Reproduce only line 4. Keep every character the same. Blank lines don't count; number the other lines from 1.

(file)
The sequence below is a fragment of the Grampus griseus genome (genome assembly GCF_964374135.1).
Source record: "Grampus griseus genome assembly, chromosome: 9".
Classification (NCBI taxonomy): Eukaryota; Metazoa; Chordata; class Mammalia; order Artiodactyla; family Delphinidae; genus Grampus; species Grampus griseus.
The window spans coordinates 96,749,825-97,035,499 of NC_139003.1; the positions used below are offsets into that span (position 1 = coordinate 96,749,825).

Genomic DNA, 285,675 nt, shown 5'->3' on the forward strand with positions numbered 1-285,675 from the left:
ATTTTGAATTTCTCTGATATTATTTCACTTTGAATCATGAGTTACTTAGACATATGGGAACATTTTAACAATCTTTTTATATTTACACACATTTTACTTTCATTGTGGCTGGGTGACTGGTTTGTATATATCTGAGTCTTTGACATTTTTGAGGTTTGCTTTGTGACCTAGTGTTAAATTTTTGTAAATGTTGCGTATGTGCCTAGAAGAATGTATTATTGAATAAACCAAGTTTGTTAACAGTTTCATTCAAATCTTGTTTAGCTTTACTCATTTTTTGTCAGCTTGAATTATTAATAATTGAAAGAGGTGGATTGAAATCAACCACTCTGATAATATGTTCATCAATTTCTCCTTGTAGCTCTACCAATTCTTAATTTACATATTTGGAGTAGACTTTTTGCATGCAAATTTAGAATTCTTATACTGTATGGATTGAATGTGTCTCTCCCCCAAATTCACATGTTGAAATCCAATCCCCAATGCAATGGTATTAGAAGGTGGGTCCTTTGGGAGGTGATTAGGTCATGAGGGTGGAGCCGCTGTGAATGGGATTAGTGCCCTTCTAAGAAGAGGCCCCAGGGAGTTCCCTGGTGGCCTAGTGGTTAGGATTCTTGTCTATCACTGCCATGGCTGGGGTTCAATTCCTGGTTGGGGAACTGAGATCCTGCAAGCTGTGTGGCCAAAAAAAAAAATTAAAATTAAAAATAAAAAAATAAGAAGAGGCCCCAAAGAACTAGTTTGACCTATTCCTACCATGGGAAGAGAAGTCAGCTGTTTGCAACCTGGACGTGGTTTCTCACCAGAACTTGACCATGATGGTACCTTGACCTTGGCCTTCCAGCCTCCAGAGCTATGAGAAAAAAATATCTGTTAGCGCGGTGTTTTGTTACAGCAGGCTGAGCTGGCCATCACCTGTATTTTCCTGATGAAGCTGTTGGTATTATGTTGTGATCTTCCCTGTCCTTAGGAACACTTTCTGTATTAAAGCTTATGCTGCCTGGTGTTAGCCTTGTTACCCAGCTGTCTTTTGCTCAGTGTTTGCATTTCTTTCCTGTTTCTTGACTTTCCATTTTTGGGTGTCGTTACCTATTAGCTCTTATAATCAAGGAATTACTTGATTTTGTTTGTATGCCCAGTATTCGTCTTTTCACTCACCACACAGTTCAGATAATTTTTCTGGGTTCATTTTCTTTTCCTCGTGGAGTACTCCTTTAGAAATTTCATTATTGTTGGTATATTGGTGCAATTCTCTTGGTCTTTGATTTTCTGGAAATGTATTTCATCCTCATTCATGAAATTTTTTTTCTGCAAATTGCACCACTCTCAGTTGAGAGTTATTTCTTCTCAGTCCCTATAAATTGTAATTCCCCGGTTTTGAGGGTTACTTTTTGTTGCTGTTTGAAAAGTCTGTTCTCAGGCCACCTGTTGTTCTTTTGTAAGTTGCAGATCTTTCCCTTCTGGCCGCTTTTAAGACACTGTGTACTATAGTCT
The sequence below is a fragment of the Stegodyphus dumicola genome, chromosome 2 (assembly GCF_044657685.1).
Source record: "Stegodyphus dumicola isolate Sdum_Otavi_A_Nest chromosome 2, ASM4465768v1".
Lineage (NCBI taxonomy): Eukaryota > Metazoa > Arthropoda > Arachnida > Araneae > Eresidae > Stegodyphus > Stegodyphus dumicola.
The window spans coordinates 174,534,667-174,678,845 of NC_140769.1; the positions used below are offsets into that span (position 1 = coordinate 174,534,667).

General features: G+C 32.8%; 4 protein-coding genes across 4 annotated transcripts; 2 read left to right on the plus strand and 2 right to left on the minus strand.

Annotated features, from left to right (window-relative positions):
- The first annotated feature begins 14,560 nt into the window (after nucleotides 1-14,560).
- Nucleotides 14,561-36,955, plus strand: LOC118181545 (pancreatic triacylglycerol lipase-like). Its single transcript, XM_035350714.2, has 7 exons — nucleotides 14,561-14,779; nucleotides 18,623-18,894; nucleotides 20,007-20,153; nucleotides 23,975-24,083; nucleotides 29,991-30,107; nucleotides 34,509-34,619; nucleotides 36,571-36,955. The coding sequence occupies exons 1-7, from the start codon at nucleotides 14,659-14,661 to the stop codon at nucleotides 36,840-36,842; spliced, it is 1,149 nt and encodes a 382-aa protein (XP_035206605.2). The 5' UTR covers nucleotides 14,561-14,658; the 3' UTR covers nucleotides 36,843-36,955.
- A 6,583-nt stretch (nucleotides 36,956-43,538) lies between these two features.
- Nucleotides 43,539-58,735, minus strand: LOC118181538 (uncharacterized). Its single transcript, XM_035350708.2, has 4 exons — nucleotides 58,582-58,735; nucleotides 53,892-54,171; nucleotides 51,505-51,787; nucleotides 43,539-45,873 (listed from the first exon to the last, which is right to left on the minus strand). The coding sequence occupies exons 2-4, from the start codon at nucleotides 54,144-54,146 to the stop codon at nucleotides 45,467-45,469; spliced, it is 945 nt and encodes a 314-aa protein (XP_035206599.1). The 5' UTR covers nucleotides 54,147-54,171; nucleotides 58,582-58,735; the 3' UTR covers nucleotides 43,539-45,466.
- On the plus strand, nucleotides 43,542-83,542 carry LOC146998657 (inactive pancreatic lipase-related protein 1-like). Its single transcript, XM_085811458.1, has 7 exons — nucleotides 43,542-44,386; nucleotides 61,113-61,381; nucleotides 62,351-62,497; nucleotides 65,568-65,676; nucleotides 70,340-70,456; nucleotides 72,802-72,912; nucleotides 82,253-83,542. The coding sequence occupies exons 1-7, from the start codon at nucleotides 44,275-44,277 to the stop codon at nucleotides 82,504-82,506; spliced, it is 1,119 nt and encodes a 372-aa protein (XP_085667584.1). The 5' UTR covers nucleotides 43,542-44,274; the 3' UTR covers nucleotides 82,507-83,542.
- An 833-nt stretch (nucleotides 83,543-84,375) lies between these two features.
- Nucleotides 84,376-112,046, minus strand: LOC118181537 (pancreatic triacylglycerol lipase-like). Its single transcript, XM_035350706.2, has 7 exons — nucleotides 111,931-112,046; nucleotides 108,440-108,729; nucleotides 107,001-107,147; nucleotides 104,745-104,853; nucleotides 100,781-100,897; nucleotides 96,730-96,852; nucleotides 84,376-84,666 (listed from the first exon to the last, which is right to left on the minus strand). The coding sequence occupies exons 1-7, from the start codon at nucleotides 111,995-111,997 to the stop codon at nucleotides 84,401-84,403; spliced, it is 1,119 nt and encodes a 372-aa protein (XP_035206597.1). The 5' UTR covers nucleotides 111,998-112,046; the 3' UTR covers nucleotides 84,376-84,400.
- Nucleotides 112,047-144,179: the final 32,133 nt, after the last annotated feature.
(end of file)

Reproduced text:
The window spans coordinates 96,749,825-97,035,499 of NC_139003.1; the positions used below are offsets into that span (position 1 = coordinate 96,749,825).